Saturday, April 4, 2020

Love and greed in a pandemic

I went for a walk this morning. It is part of my routine that hasn’t been interrupted by Covid-19. The difference, of course, is to be respectful of physical distancing. The low volume of traffic, businesses either shuttered or not yet open due to modified working hours, provided an eerie feeling. If it wasn’t for the daylight hours, one would think it was about 4:30 a.m. and the city hasn’t wakened up. While this new normal is taking some significant readjustment, both socially and spiritually, it is something I believe most Canadians are embracing.
It was disheartening to hear how our neighboring state, New York, in their effort to contain the spread of this coronavirus, has not had adequate support from the White House.  I was further dismayed when I heard the President, Donald Trump, state: “Let us not make the cure worse then the problem.” Adding, he hoped businesses could be opened by Easter. A statement that suggests the economy is more important than the safety of human lives.
Thankfully this attitude changed the following week. But what President Trump was actually acknowledging with these earlier remarks is the importance of capitalism in world economies today. A system that developed as the feudal system that organized society in Europe broke down. Instead of owing allegiance to a group of powerful property owners caring for those serfs living and working their lands, every person now had to become more or less responsible for themselves and for their own. Cash money, not blood and land became the basis of power. While this new economic system had merits, such as the creation of the middle class, it also produced a system that values greed, as Gordon Gekko, the fictional financier in the movie, Wall Street, proclaimed: Greed is good.
What has been forgotten, and what this pandemic is reminding all of us, is that there is another system of social and economic organization. It predates the development of capitalism and has roots in all world religions. It is the universal truth that maintains: “Treat others as you would want to be treated by others.” This tenet of faith, to name a few, is expressed in Christianity, Confucianism, Buddhism, Hinduism, Islam, Judaism, Taoism, and Zoroastrianism. In each of these world religions this principle is united with the idea that expects us to work for the happiness of others, especially the poor and unfortunate.  As the book of Deuteronomy encourages: “If there is among you anyone in need, a member of your community in any of your towns within the land that the Lord your God is giving you, do not be hard-hearted or tight-fisted towards your needy neighbor. You should rather open your hand, willingly lending enough to meet the need, whatever it may be.” (15:7-8) These two basic tenets of all world religions can also be summed up in the phrase, “more money doesn’t mean more happiness.” In fact studies have found that the most successful people tend to be givers rather than takers. (Adam Grant, 2013 Wharton School of Business) For this reason, life is about people you’re with, a sense of community with those around you; nothing else matters as much.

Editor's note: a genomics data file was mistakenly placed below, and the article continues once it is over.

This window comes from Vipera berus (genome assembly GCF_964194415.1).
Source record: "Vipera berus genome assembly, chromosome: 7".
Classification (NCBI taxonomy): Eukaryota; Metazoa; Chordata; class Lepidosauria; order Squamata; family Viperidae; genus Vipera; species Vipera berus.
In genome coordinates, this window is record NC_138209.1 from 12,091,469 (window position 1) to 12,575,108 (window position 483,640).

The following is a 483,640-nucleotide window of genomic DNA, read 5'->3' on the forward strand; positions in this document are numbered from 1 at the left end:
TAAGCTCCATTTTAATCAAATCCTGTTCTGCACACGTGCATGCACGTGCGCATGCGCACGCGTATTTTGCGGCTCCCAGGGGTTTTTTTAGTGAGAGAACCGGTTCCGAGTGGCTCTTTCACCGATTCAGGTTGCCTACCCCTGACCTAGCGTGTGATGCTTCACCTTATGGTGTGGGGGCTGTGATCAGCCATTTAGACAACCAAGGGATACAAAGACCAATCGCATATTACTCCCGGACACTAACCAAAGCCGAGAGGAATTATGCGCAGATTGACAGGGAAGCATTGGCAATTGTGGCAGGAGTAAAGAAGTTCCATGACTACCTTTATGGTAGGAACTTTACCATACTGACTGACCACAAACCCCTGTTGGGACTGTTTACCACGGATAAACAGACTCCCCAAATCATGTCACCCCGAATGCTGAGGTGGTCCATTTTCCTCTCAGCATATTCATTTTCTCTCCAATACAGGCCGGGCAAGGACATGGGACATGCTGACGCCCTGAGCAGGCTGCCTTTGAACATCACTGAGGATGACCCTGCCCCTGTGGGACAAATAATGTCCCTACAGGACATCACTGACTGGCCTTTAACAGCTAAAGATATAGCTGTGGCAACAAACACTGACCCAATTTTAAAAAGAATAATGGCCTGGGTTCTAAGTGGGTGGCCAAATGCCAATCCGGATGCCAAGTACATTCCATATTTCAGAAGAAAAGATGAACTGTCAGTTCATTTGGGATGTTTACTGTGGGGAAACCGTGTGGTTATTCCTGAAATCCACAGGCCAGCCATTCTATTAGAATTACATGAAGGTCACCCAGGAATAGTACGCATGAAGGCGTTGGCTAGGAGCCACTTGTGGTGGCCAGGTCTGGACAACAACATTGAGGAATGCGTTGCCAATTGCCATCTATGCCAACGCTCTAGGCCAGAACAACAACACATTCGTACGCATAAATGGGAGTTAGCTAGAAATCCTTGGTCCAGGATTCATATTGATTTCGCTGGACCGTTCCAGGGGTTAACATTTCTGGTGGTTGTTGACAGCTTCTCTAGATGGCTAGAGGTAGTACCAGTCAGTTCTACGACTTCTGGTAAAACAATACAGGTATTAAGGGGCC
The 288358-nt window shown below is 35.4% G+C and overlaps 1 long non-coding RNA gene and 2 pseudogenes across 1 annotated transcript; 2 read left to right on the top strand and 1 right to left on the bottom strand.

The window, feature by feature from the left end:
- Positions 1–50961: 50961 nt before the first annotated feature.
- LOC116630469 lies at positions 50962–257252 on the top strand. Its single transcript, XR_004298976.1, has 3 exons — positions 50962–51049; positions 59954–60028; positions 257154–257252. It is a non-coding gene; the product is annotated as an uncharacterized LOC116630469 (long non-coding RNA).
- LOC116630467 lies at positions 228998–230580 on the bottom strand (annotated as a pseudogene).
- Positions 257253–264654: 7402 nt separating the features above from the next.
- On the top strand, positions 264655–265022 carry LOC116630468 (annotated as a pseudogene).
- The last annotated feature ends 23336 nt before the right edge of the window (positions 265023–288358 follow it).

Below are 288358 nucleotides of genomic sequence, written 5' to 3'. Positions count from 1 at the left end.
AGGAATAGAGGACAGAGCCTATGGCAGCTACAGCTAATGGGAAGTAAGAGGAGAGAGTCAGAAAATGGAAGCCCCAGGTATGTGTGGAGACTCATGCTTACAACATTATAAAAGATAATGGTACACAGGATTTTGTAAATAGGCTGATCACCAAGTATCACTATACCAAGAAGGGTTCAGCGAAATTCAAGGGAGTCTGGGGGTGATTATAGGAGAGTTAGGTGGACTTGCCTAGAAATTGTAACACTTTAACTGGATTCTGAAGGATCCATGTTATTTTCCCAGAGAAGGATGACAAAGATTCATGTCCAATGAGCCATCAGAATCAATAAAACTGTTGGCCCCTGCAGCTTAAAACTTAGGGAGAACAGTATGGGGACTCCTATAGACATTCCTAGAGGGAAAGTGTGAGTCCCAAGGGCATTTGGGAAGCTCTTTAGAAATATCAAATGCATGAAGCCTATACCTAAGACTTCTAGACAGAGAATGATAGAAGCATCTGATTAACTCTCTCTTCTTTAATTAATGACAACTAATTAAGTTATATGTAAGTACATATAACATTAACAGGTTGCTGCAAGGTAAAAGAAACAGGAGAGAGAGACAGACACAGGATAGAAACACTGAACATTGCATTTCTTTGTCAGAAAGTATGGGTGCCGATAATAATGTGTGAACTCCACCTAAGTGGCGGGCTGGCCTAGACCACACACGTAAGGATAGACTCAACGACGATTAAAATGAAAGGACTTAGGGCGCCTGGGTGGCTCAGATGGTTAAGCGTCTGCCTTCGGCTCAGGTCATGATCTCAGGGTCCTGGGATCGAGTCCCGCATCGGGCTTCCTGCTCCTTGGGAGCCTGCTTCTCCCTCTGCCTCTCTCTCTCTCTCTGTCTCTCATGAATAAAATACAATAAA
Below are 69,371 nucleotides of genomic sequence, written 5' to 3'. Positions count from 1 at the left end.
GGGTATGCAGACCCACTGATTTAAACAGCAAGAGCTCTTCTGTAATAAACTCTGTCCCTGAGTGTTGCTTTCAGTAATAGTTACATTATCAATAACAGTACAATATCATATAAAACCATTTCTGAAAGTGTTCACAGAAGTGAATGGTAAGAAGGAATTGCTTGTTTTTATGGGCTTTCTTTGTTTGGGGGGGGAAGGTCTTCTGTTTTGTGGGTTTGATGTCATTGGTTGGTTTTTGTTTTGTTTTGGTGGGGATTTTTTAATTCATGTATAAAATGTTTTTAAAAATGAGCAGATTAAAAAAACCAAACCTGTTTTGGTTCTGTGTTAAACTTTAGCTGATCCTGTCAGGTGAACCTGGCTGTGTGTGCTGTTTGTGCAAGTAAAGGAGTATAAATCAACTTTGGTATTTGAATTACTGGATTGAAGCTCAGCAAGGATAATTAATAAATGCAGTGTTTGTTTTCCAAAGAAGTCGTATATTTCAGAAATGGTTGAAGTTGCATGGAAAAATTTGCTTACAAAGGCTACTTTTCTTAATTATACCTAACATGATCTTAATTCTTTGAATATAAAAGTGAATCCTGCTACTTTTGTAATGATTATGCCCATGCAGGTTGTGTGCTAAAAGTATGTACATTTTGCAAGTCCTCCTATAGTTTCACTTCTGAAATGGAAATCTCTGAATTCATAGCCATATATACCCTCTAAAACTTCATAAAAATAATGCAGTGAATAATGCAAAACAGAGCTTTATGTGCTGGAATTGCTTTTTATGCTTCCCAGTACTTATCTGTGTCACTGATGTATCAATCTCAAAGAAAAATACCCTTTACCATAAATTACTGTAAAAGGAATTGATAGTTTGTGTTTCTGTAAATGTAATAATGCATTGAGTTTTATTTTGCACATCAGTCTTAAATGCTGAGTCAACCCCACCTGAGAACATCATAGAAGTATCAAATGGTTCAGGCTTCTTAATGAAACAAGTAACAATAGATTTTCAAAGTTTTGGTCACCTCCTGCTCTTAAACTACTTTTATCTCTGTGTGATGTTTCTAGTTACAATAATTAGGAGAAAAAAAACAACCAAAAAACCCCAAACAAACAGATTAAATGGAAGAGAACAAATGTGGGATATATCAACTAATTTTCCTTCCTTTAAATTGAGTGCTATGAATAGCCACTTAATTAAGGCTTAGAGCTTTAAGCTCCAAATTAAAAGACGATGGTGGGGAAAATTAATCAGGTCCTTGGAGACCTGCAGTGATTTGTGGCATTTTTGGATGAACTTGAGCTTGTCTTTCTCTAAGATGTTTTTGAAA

What this says to me is that there is a universal principle guiding all of creation, influencing humankind, regardless of race, creed or culture. That principle is love. When Saint Paul writes in his first letter to the Corinthians, “Love never ends” (13:8), he understood what Teilhard de Chardin, a Jesuit priest, geologist and paleontologist, would later discover in his research. He explained that in contrast to physical forms of energy that tend to wear down according to the Second Law of Thermodynamics in physics, love is a second species of energy, not electro-thermodynamic but spiritual, that can continue to grow in its power and force. It never tires. (Activation of Energy, 375). What Teilhard concluded is that love is the name for God. God’s love is the energy that brought the universe into being and binds it together. For Teilhard, the deepest drive behind the development of human welfare is not greed or might, killing or domination, fear or terror. Rather, it is the power of love living inside each of us. He believed that it was the generative energies of love that brought about these positive transformations.
 As we continue following the precautions provided by our medical professions, remember that physical distancing and isolation are not only important ingredients in saving lives, it is symbolizing the value of life. This epidemic has reminded us that death is inevitable. But, there is another death which we can avoid, which is the second death that the book of Revelations speaks about; this death occurs when we allow love to die in our hearts. The past few weeks have illustrated how many have not allowed love to die in their hearts, through their respect for the health of others as they follow the guidelines and by those on the frontline of this pandemic who heroically give their time, talent and love for those in need. 

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